• The National Food Nutrition Security Policy was enacted in 2011.
• The policy seeks to address food availability, safety, nutrition, early warning and emergency management, and financing issues.
Kenya is among 23 African countries pushing for a food policy that will help reduce importation and boost food security and nutrition.
Agriculture PS Hamadi Boga said Kenya has a National Food Nutrition Security Policy that was enacted in 2011 to help address issues of food availability, safety, improve nutrition, early warning and emergency management, and financing among others.
Boga said it is the policy of the government that all Kenyans enjoy safe food in sufficient quantity and quality to satisfy their nutritional needs for optimal health.
“The policy seeks to add value and create synergy to existing sectoral and other initiatives of Government and partners. We are part of the AU and we are working with other value chains to actualize the idea,” said Boga, adding that this will soon be replaced by the Agriculture policy.
Civil society groups under the Alliance for Food Sovereignty in Africa (AFSA) have urged the African Union to develop an Africa Food Policy.
The group said this will guarantee the urgent and pressing need for Africa to feed itself within the current context of global volatility, multi-layered crises, and chaotic climate change with its disastrous consequences.
Chris Macoloo, AFSA Board chairman, said the board is deeply concerned with the inextricable connections between climate change, land degradation, deforestation and industrial agriculture.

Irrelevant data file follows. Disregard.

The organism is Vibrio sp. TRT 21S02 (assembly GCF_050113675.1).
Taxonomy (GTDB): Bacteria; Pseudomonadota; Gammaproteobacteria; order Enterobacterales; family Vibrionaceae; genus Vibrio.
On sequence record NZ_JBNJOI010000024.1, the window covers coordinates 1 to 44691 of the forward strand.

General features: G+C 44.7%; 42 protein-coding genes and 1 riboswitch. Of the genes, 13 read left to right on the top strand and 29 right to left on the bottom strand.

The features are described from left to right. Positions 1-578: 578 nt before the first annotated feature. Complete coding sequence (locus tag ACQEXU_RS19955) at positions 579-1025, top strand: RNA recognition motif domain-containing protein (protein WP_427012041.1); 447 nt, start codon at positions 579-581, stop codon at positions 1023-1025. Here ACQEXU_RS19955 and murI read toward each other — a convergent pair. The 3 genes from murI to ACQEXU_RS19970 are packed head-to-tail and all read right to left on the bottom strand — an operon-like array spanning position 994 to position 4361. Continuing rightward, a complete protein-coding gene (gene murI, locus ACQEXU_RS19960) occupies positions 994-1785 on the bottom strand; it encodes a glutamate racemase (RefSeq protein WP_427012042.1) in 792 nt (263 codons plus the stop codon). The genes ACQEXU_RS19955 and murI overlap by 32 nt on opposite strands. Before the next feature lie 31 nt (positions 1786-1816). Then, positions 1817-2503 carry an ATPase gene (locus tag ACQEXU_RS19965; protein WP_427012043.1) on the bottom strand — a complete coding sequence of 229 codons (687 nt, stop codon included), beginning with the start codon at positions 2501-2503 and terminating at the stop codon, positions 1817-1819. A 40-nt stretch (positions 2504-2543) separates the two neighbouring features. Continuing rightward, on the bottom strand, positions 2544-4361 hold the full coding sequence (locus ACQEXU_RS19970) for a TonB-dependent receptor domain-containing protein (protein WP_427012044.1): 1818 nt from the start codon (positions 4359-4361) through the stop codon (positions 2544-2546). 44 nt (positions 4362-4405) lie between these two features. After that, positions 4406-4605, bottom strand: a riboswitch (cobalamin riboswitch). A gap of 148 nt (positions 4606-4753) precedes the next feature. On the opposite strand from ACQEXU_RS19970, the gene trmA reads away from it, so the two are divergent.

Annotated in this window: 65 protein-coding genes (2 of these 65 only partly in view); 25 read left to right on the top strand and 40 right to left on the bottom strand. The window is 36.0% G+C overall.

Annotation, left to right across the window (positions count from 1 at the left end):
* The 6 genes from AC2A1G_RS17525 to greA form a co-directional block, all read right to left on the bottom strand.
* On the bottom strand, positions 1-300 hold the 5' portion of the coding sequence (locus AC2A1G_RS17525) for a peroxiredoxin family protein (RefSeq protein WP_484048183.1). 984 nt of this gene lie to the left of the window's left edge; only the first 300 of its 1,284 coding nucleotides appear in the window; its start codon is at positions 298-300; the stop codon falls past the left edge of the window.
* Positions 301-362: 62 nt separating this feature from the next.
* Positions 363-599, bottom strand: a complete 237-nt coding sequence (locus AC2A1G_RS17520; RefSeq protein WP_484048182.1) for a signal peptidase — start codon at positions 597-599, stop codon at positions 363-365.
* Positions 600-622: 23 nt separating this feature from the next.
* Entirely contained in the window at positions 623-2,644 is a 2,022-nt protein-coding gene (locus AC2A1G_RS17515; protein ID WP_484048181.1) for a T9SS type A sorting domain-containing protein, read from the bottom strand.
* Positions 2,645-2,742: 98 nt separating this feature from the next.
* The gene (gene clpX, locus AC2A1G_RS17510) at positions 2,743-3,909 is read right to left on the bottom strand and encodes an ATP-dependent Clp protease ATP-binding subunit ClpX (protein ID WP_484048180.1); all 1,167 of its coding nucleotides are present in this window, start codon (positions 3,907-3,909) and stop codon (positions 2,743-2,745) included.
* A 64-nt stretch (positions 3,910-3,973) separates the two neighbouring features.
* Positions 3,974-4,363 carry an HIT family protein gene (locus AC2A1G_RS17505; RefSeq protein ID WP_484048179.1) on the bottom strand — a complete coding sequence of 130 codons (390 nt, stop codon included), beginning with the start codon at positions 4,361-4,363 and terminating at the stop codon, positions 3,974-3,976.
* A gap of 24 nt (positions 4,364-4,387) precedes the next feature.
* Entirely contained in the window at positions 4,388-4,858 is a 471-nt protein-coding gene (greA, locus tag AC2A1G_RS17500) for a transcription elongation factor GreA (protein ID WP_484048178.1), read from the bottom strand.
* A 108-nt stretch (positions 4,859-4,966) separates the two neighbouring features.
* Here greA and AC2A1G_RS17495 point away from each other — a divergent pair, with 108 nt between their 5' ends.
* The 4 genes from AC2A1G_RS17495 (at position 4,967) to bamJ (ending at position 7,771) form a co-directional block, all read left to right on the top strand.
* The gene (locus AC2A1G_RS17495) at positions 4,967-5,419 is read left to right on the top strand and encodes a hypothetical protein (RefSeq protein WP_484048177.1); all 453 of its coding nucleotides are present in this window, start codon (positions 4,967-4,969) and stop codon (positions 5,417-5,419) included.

He added that these drive social and political instability and food insecurity on the continent, which further aggravate the systemic, existential crises faced globally.
Macoloo said the connections between armed conflict in Africa and acute food insecurity, adding that the number of African people experiencing acute food insecurity doubled since 2018.
“12 out of 15 African countries facing the greatest food insecurity crisis are also presently the hotspots of armed conflicts that remain the primary drivers of acute food insecurity on the continent,” he said.
He added that agroecological and indigenous approaches are critical in sustaining food sovereignty and livelihoods of the largely rural and disadvantaged urban populations.
“Africa is currently importing foods that can be grown locally at exorbitant costs. This is because the existing food policy is not sensitive to the needs of the small-scale producers who are the ones feeding Africa,” said Macoloo.
The 2021 Kenya National Bureau of Statistics data shows that the country’s annual import bill stands at Sh300 billion.
“Our production levels are down, hence an increase in food importation. The industrialised food production is not resilient to the effects of climate change, and it contributes to greenhouse gas emissions which result in global warming, hence reducing productivity,” he said.
“The new home grown policy seeks to promote farming systems that heal the earth and revitalises soil health. This will increase food production and reduce importation,” Macoloo said.
Edited by CM